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Digital Competences for Open Education workshop

The 6th March I was invited to give a speach at the DIGITAL COMPETENCES FOR OPEN EDUCATION WORKSHOP, 7TH EDITION 6 MARCH 2020, which was part of the Open Educational Week 2020. The workshop was oeganized by the eLearning Center - Politehnica University of Timisoara, Timisoara, Romania.

My presentation was about Skills for Industry Strategy, and more specificly on the initiatives on Promoting online learning in the workforce in Europe and Skills for Industry, Curriculum 4.0 by PWC, EASME and EC Digital Growth. In Romanian it was entitled Abilități pentru industrie: oportunități de training online pentru forța de muncă din Europa – o inițiativă aEASME/DG GROW, Comisia Europeană . 

Follow the presenation at my Slideshare

Promoting online learning in the workforce in Europe

The report written by PwC EU Services reveals the role of online training in implementing new approaches matching SMEs' needs and realities in a digital world. The challenges SMEs face today related to the digital transformation of the economy, new regulatory and market requirements demanding a sigificant shift in their environmental footprints to achieve the UN sustainability targets by 2030, with significant expected impact on the skills of the workforce, have to be addressed while also considering the budget constraints, limited capacity, fierce competition for talent and extreme time pressure SME deal with.

Contracting authority: EASME/ DG GROW of the European Commission

Contract Nr. EASME/COSME/2017/001

Contractor: PwC EU Services (together with EDEN and Espace Mendes France)

Duration: 2 years (September 2017 – October 2019)

Skills for industry curriculum guidelines 4.0. 
Future-proof education and training for manufacturing in Europe : final report - Studie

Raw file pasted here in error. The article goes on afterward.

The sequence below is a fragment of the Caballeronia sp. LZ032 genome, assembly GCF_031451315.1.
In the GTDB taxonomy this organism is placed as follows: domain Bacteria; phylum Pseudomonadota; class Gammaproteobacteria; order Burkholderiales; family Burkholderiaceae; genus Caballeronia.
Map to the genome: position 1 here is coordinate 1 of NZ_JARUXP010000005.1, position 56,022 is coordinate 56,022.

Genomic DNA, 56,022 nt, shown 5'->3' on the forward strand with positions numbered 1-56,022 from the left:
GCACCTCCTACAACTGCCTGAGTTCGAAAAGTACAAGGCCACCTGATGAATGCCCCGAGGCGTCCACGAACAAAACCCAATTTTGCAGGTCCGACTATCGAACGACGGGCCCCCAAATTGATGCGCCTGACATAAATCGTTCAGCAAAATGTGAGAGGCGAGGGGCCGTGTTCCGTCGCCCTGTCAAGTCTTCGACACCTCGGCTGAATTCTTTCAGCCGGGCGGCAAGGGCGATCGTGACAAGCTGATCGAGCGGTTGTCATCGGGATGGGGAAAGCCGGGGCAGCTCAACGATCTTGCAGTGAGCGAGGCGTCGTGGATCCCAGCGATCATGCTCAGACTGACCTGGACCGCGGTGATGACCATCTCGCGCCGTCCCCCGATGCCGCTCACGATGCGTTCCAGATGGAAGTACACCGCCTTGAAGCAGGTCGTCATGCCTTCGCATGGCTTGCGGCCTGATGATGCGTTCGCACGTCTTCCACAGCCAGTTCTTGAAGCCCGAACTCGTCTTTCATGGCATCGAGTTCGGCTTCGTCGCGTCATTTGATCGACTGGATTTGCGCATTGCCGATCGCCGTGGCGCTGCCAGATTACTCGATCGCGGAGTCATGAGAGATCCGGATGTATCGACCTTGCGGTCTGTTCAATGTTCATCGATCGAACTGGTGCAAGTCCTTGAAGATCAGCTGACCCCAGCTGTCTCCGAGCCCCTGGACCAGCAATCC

We are in the age of the Fourth Industrial Revolution. The main challenges are related to the exponential growth of digital tools that include robots, cobots, connected objects, communication systems, data centers and associated energy consumption. The industrial sector must find new technologies, new designs, new architectures, new communication and data storage concepts, in order to increase the performances of the digital world and, at the same time, to minimise the related energy consumption. Specifically, Europe needs highly skilled, flexible, emotionally and socially intelligent manufacturing professionals that can solve tomorrow’s problems already today. While skill requirements are changing rapidly, enterprises, especially SMEs, struggle to find the talent they need. For industry, it is crucial to support the upskilling of their workforce towards new and higher-skilled roles, as competition for talent will become even fiercer in the coming years. For workers, there is a need to take personal responsibility for their learning trajectory and embrace the concept of lifelong learning. How can education and training providers keep pace with this unprecedented level of change? How does a future-proof curriculum look like? While there are already examples of effective approaches towards adapting engineering training to the needs of Industry 4.0, numerous education and training providers only now begin to consider the necessary development. Reshaping curricula is a considerable challenge, implying complex decision-making processes and various administrative obstacles. Many departments and faculties are still dominated by traditional approaches and subject-related ‘silo thinking’, while the new industrial age requires fundamentally new mind-sets and visionary leadership. The current initiative (January 2018 – December 2019) aimed to address the abovementioned challenges by developing the Curriculum Guidelines 4.0, offering education and training providers a systemised overview of the new ways of organising learning experiences of individuals and groups for Industry 4.0. The guidelines aim to provide key stakeholders with an analytical base for developing curricula for the new industrial age. The objective is to offer a source of inspiration, conceptual guidance and good practice examples. The guidelines aim to be applicable for both designing fundamentally new educational offers and advancing existing curricula, depending on the level of required change


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